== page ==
While Connolly came to that lullaby with some anger, it is venom she brings to the fourth one, A Charm, which turns out to be the curse type, as at the end of both stanzas a weird rising scale from the piano bass is matched by a falling one from the voice. A lurid catalogue of punishments from classical literature nasties is threatened, but how can the child sleep with mum yelling ‘Quiet’? Connolly/Middleton give us chilling dynamic contrasts which Murray/Martineau uncharacteristically temper. Murray maintains the intimacy of the previous songs and, with much of the material neutral in dynamic, this makes for a creepy atmosphere. Murray/Martineau rather throw off the curse to ironic effect.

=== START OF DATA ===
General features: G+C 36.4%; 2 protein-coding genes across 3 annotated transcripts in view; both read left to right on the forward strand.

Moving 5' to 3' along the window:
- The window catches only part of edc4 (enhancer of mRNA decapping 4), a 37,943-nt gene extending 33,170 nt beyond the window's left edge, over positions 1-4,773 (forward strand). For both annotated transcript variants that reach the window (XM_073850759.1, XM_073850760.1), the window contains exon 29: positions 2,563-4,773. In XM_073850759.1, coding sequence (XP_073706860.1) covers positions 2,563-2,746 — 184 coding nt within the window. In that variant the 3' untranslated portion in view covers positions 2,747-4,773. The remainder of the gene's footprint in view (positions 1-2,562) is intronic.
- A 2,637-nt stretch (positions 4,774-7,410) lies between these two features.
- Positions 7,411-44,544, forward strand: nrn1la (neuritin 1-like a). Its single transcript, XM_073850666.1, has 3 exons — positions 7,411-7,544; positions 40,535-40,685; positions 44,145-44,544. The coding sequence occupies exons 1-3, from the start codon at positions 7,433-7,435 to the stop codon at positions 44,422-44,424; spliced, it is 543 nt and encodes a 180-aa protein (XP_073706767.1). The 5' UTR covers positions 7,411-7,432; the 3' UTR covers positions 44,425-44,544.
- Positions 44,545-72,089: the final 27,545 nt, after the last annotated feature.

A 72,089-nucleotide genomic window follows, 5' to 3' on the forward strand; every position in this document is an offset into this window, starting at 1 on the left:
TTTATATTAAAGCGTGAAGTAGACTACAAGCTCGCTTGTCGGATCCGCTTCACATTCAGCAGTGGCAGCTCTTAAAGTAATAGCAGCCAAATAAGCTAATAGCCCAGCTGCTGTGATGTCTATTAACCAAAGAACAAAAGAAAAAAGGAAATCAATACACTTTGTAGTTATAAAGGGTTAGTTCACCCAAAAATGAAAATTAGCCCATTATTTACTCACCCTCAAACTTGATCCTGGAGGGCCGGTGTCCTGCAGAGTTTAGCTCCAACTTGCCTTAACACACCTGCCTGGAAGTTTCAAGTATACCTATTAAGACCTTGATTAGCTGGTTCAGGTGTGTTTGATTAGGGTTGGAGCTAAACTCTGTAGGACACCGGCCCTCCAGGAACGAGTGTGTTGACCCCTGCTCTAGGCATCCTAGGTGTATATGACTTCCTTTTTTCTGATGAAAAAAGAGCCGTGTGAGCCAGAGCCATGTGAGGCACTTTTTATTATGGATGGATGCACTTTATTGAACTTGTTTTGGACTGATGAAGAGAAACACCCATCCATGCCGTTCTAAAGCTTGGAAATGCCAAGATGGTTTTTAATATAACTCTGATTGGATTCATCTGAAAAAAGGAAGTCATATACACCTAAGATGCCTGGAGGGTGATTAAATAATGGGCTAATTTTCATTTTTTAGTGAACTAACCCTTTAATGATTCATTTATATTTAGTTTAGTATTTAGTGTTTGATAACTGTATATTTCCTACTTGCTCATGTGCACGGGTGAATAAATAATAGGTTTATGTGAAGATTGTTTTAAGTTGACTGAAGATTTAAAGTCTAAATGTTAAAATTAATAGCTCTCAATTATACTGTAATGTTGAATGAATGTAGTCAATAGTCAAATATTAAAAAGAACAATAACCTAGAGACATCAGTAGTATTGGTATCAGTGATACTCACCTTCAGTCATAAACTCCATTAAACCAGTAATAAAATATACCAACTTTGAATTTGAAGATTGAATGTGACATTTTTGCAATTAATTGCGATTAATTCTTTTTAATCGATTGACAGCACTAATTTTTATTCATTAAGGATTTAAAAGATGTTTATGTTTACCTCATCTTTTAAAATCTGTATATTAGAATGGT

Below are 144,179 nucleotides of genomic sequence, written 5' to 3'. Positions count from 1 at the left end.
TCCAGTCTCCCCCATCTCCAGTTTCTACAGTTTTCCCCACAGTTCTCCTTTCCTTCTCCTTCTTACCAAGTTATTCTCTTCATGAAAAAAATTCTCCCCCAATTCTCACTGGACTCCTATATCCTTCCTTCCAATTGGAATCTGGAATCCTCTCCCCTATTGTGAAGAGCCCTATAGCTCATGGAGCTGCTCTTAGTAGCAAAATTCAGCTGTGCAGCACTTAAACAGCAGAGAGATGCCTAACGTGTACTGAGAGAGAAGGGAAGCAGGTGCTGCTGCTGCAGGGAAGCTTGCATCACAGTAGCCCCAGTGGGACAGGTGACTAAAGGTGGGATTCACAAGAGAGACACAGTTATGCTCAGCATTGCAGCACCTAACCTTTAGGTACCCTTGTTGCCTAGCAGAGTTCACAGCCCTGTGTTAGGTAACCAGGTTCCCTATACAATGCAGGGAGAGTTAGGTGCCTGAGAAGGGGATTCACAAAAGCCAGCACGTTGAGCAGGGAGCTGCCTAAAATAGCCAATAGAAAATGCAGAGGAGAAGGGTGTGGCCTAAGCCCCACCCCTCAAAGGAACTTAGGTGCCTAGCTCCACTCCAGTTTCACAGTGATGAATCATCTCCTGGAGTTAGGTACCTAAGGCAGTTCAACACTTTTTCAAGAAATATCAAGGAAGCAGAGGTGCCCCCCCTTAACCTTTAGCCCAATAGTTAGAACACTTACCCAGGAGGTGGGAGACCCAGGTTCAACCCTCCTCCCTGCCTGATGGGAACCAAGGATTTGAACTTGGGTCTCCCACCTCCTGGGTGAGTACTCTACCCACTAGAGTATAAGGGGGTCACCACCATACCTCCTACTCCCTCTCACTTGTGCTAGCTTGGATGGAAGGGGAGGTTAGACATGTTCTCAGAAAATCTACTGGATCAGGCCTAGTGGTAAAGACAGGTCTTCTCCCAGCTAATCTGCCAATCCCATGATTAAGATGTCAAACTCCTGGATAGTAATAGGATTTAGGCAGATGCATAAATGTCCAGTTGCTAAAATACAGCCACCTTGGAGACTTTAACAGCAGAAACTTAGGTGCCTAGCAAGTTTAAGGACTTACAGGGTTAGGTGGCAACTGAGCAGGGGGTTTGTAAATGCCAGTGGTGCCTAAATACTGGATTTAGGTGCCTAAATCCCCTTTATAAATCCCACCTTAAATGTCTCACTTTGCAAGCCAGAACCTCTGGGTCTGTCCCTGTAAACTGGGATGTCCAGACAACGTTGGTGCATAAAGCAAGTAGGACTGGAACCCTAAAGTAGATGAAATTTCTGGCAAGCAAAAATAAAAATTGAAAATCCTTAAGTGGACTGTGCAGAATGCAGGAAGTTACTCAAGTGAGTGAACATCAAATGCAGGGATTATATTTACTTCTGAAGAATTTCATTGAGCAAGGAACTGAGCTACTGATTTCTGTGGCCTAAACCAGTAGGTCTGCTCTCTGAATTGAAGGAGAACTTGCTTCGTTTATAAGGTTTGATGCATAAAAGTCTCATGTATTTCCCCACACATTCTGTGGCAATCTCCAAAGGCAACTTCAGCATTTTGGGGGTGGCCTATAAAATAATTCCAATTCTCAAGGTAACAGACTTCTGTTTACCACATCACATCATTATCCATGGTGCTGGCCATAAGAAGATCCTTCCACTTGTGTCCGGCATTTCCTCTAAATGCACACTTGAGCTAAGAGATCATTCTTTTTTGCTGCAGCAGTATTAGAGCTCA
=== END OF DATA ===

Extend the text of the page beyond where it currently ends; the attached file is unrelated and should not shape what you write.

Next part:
The fifth and final lullaby, The Nurse’s Song (tr. 11), is a journey from darkness to potential light. The opening refrain, because set for unaccompanied voice, seems to be in D minor, continuing the grim mood of the previous song. But the marking is Andante piacevole, so it’s intended to sound agreeable! The other marking, senza misura, in free time, allows Connolly’s spaciousness to create a feeling of affection balanced by professional concern. The entrance of the piano rocking and this song’s key of B flat major has the soothing effect you’d wish, whether babe or nurse, but an equally soothing variant of the refrain in hushed low register (0:49) finds the piano almost immediately adding the original refrain in the high register. This addition is marked dolce but Middleton, instead, brings to it an eloquent compassion: I like this because it recalls the concern of the original refrain. The song climaxes with that refrain sung loudly and passionately as the nurse’s prayer for the gods’ protection and it is faith in this that makes the opening refrain return more comfortingly with its soothing variant unaccompanied in Connolly’s rich but softening low register to close as a benediction. Murray/Martineau, timing at 3:48 to Connolly/Middleton’s 4:06, give the song more lilt from the outset which does make it more agreeable and optimistic. Martineau’s entrance is then less distinctive as a contrast, but he’s gentle and his high register lullaby recalls the voice’s pleasant opening. Murray’s confidence that all’s well in her address to the baby is more alluring than that of Connolly who here carries the solicitude of much of the cycle to put an end to it through pious hope.